I am trying to wrap my head around the last relationship I had and what I can do in the future to prevent getting involved with someone like this again.
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My boyfriend and I broke up after over a year and a half of dating, only to get back together under the understanding that we would be seeing other people as long as we’re honest with each other. A few months into this arrangement, I found out he had been dating a woman since a week after we had broken up as a couple. I was okay with it, but he had not been honest with me because he was dating her without my knowledge.
As the months passed, I discovered he had not been honest with her either and she and I connected, but due to her expectations of what she had with him, that exploded. He has pictures of all his ex-girlfriends still hanging in his room. He would talk about how he would get together with any of them in a second if they asked him. During the last months, I tried several times to break away, but every time I did, he would e-mail or call explaining how much he loved me and that he wanted me to be in his life. We are not in contact anymore; thankfully he got the hint after I literally had to write him a postcard telling him to leave me the f*ck alone. I wish I could describe everything I felt during that last year, but I feel unable to truly encapsulate the manipulation I was feeling from him. Does he have love addiction? Narcissism? I would even venture to say he’s emotionally abusive. Thanks for your help.
All of the above. Over the years, I’ve talked with therapists and with various friends about their past relationships with narcissists, and, and from what I’ve learned I would say you likely were with one. What a torturous relationship—glad you got out of it.
People with narcissist complex or narcissist personality disorder are addicted to love in a sense. They are addicted to: adoration, admiration, approval, and attention, and will use any means of emotional manipulation to receive those, to the point of emotional abuse, when their “narcissist supply” of these are diminished or taken away. Narcissists are very charming in public, at ease in conversations, making the targeted object of their affection feel special and that it’s almost “too good to be true” (it is) but when the relationship progresses and the normal day-to-day issues come up and the partner questions the narcissist about anything—money, attraction or responsibility—anything that could sound like a criticism, they begin to fall apart, and withdraw, withhold affection, and sometimes worse, go into inexplicable rages when questioned. They then begin seeking a new source of adoration, someone else that seems like the perfect prey from afar. They often have secret affairs, and easily and quickly move between relationships so to have the continuous supply of adoration and positive attention as possible.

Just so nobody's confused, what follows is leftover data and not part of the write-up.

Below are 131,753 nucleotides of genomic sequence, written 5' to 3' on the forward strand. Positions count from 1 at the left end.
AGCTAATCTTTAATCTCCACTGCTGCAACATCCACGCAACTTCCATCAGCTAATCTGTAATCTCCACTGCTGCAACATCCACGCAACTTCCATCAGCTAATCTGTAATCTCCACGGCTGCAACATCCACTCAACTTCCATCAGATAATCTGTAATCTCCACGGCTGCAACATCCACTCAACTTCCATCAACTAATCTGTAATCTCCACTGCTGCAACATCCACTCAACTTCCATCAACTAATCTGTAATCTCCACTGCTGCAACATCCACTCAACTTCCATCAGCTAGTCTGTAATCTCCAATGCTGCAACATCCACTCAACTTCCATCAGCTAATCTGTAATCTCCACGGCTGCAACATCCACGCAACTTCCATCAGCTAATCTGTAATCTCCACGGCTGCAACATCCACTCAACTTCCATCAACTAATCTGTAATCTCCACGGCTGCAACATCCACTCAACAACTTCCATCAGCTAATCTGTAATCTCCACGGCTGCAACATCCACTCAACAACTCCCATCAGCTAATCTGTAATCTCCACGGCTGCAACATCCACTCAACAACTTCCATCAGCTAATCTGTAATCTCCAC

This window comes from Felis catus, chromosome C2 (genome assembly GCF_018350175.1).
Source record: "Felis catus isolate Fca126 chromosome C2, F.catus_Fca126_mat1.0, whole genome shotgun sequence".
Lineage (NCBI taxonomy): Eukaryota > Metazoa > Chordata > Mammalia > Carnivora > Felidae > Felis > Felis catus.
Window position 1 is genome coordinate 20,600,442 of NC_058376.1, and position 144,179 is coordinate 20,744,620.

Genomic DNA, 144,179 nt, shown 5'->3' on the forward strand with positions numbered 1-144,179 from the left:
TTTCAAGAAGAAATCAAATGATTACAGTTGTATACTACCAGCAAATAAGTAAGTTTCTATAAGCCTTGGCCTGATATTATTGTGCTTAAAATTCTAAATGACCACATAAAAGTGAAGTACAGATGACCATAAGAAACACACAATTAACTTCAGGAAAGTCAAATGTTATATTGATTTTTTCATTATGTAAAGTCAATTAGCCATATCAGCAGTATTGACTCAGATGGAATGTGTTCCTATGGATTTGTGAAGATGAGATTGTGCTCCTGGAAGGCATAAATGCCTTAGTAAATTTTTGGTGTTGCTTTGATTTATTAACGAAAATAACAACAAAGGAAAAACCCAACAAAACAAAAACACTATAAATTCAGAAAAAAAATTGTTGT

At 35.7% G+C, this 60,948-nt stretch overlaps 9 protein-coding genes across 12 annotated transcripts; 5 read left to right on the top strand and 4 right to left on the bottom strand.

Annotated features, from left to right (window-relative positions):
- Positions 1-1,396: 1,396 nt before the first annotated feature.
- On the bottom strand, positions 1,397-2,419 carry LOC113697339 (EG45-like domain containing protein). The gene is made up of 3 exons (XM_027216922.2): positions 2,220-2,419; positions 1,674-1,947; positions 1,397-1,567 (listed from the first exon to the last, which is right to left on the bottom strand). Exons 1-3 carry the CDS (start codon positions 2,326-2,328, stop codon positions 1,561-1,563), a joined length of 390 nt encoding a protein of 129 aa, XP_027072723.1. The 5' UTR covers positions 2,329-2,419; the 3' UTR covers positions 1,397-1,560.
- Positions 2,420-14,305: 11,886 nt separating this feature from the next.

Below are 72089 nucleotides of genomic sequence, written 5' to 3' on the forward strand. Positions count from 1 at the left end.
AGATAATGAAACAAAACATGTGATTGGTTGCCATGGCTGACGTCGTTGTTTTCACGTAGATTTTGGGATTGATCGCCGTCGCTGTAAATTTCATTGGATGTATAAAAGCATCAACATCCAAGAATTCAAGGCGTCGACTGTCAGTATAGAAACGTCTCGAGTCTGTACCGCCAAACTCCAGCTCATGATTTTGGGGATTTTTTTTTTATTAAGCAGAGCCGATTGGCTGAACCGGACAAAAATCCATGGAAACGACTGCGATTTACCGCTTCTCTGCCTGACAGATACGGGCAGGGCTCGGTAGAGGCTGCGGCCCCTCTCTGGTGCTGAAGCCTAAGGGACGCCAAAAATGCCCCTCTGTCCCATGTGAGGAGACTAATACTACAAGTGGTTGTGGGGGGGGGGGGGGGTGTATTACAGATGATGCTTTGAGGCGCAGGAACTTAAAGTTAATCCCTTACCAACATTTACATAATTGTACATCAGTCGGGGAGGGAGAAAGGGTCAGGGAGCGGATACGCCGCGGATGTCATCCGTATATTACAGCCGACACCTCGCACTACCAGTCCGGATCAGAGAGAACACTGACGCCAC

There’s much more to it than this, but to your questions: it seems clear to me that he got together quickly with the woman to replenish the “supply,” and when you got back together with him, he didn’t let either of you know about each other, because he was afraid of losing one or both resources. Some people aren’t honest in open relationships because they don’t trust their significant other will stay with them or love them as much—or he may have enjoyed the lies or power he had over you by withholding the information. And, I think you diid the right thing, meeting with the other woman, bringing the situation to light. He wasn’t honest, and both of you were being hurt or would be ultimately—might as well nip it in the bud and move on. Regarding the photos of the ex-girlfriends and statements he’d go back to any in a second—I believe this is true, because they are more resources for this emotional vampire and also by having the photos up and saying this, he was emotionally manipulating you. As a relationship deteriorates, the narcissist puts the other down, makes her feel on shaky ground, or even crazy.
Regarding the ways he would call/e-mail expressing his love whenever you tried to break away—he was being manipulative, preying on your vulnerability toward him, and the loss of power and hold over you was likely devastating to his ego/sense of security, so he would go back to his charm offensive to win you back, and so feel loved/powerful again. You did the right thing to be direct and confrontational in telling him (at a safe distance, also crucial) to f* off.
Now, how to avoid such a jerk in the future? I recommend you take time to heal yourself, regain strength and self-confidence. A year after the final breakup might sound like a long time, but that’s what I’d recommend. You may want to get therapy if you’re feeling insecure or unsure of your ability to make good choices. Happily, the experts say about 30% of males are narcissists…so you have at least a 70% chance of not winding up with one again. A quick way to tell is if the guy seems to exude charm and dotes on you extremely, and it seems too good to be true—it may be all right, but it won’t hurt to question it. Finally, there’s lots of information on the net about identifying someone with an unhealthy dose of narcissism and how to avoid/extricate yourself from them. Here’s one I recommend:
Hope this helps and good luck finding someone who treats you better.